Wednesday, February 17, 2010

Bill 242 introduction

Education Minister Leona Dombrowsky's first bill is Bill 242: Full-day Early Learning Statute Law Amendment Act, 2010 (PDF version).
It's not a lengthy bill by, say, Bill 177 or Bill 78 standards. It makes a series of amendments to the various pieces of legislation so that early childhood educators (ECEs) can be fully incorporated into the Education Act as school employees offering school-based programs. Much of the bill deals with these amendments in order to define ECEs within the Ed Act and make provisions for school boards to hire, evaluate and discipline these new employees.
A significant section however, and the one that's carried the bulk of the coverage Wednesday is where the bill speaks to the fee-subsidy element of the before- and after-school programs. It also allows boards to setup full-day childcare programming on professional development days and non-instructional days (read: the summer). I've been thoroughly confused by the fee-subsidy element given an interview with the former minister had her saying it would be handled by municipalities. Now it appears school boards will get the responsibility but can delegate.
(6.2) A school board may enter into an agreement with a delivery agent under subsection (6) regarding the provision of financial assistance to persons who are charged fees in respect of extended day programs and the agreement may provide that the school board has some or all of the powers and duties of the delivery agent that relate to the provision of the financial assistance.
(z.3) governing the application of the provisions of this Act and the regulations to circumstances in which a school board and the Minister enter into an agreement regarding the provision of financial assistance to persons who are charged fees in respect of extended day programs;
(z.4) if the Lieutenant Governor in Council considers itadvisable, adapting or modifying the provisions ofthis Act and the regulations for the purpose of theirapplication to the circumstances referred to inclause (z.3);
(z.5) providing for such transitional matters as the Lieutenant Governor in Council considers advisable re-lating to the provision of financial assistance forextended day programs.
This seems to speak to a redrawing of the map in children's services— something envisioned in the Pascal report, where the authors recommended the Min Ed become the lead ministry for birth to age 12. I'm attempting to get some clarity on this, will post here after and if I do. There are hundreds of municipal childcare service managers who are likely as eager for this clarification as I am.


Anonymous said...

Looks like this is shaping up to be an education boondoggle.

Why not just look at the Peel board's after school program ER?

That's the model for this structure.

PLASP(as the program is known) has it's own board of directors(apart from the school board) that sets rates and makes sure the money collected gets put back into the program.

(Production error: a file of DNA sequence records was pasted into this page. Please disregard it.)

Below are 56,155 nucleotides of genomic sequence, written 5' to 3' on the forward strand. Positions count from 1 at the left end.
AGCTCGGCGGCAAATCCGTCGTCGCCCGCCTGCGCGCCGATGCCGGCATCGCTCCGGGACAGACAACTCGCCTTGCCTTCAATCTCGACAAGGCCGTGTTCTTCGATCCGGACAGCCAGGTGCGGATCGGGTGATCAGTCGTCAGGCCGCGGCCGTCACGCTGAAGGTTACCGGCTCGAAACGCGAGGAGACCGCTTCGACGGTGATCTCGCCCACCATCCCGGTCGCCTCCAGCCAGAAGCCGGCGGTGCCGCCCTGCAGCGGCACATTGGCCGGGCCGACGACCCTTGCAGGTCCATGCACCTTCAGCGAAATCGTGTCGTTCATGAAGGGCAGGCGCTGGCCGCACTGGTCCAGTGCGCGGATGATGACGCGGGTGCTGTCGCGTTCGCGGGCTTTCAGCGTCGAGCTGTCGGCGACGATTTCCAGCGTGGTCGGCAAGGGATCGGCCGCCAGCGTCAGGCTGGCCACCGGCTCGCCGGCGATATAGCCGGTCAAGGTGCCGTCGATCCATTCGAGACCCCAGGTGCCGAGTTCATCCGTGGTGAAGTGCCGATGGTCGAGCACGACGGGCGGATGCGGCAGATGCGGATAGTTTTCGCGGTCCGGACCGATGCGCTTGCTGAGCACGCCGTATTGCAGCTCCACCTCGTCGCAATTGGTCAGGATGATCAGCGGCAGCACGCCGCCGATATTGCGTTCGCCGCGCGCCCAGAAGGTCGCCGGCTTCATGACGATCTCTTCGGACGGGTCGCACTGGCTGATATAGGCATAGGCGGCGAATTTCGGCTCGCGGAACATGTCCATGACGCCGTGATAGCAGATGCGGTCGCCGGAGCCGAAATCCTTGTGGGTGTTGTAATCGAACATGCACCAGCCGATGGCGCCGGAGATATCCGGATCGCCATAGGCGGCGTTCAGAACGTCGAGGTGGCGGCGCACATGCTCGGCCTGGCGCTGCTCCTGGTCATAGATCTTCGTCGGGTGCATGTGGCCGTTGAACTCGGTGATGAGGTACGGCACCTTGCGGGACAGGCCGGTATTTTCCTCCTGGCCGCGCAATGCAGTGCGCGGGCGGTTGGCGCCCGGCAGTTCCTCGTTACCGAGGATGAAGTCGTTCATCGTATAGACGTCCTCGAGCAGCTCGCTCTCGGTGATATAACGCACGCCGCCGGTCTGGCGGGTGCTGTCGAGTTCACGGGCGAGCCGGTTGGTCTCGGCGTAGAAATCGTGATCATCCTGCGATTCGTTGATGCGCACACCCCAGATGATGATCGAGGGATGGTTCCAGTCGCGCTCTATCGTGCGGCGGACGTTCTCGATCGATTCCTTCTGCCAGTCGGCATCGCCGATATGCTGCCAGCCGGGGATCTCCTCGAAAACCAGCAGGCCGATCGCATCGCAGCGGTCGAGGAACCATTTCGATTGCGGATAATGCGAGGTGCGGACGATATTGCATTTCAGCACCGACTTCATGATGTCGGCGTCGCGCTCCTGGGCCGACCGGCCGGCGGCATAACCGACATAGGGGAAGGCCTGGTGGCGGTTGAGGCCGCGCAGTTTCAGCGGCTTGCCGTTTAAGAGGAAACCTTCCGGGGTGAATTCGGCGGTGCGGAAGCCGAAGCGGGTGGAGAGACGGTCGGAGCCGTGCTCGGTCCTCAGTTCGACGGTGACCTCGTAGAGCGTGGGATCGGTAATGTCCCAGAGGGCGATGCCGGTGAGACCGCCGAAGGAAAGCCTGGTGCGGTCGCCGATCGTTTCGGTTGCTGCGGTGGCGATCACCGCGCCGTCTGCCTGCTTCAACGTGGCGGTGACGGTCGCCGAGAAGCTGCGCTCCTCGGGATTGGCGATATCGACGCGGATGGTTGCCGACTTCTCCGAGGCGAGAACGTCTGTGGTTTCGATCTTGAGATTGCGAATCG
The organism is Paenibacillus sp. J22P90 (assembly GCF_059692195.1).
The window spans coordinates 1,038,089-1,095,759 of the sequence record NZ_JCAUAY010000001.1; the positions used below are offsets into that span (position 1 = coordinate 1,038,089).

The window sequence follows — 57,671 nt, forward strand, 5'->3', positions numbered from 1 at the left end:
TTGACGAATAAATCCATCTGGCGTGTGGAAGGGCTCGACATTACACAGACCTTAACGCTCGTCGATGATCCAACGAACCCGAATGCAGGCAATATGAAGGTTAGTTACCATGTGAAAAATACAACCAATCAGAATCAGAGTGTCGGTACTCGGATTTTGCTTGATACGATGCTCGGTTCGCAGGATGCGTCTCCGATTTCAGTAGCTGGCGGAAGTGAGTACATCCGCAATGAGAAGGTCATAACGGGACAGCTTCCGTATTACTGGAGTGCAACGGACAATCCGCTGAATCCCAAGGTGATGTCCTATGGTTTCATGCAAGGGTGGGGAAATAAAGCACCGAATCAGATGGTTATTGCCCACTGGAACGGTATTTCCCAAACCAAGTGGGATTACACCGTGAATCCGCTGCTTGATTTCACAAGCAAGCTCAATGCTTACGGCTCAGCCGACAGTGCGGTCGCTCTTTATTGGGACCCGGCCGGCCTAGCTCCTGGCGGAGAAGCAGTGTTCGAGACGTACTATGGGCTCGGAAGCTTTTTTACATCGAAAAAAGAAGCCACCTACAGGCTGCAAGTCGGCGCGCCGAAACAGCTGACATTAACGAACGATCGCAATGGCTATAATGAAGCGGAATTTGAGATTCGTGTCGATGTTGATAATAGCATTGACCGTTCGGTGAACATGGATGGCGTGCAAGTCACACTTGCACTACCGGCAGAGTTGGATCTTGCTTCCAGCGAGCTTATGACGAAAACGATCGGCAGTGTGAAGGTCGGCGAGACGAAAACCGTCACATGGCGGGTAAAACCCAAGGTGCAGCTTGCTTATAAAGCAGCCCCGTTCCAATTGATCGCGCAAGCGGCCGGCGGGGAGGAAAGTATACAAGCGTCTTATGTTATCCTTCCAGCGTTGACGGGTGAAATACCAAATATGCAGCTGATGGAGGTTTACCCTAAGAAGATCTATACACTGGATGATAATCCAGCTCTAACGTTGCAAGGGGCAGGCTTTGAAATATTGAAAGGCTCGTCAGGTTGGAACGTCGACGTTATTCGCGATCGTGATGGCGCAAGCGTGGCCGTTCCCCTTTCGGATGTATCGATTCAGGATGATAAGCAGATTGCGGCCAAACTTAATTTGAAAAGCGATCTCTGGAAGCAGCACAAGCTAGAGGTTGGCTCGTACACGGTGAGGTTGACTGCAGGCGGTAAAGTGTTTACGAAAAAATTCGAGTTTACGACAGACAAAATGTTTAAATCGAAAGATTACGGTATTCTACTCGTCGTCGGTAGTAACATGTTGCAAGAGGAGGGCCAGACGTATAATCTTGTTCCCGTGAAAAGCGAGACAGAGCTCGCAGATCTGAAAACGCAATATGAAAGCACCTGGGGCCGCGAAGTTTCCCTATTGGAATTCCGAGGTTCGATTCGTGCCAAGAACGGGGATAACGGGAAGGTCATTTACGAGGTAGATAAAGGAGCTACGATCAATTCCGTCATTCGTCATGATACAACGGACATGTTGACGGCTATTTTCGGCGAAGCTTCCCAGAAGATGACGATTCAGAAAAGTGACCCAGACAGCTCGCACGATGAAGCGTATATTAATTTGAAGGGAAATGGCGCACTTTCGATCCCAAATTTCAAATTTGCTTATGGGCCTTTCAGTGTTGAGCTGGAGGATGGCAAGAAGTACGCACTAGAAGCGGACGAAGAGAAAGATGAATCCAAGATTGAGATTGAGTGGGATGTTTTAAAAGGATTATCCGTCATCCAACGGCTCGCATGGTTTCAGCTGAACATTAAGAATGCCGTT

The gov't need not reinvent the wheel on this at all.


RetDir said...

I understand that EDU is in discussions with the municipalities to maintain their role in subsidies. Moving this role to school boards doesn't make a lot of sense, unless daycare as a whole is moved there as per Pascal. Until that happens, municipalities will continue to administer it for children younger than school age, so having two organizations dealing with it would be cumbersome, and awkward for parents.

Anonymous said...

I have little faith in the ability of Boards who cannot or barely manage their existing funding, to use additional dollars in the way that they are meant to. It’s either have the fox watch the hen house or hire more people to watch the foxes. Giving the Boards the ability to deliver subsidy funding just adds another layer of bureaucracy. Regions will still need their subsidy offices to serve the children that remain under their auspices. Again, more wasted tax dollars to cover additional salaries, benefits and office space. Parents will have fun coordinating subsidy between the two offices if one child is in school and one is not, or you need subsidized before and after school care that your school may not offer because its not mandatory for them to do so. Schools that offer alternate day or 1/2 day kindergarten that shared classroom space can no longer do so as each group will be attending full time. The building costs alone will be staggering and only if there is space available. The schools are lucky they are not being held to the same standards for facilities that day care operators are or it would cost even more. Watch the education portion of your local property tax bill for future increases blamed on Full Day Early Learning.

Anonymous said...

I agree, extra money will be used in the wrong places to cover things that are currently in need. I work at a school and see daily waste, I watch 5 techs work on a printer at $45 an hour for 3 hours, and a new printer is $200. This happens daily all over!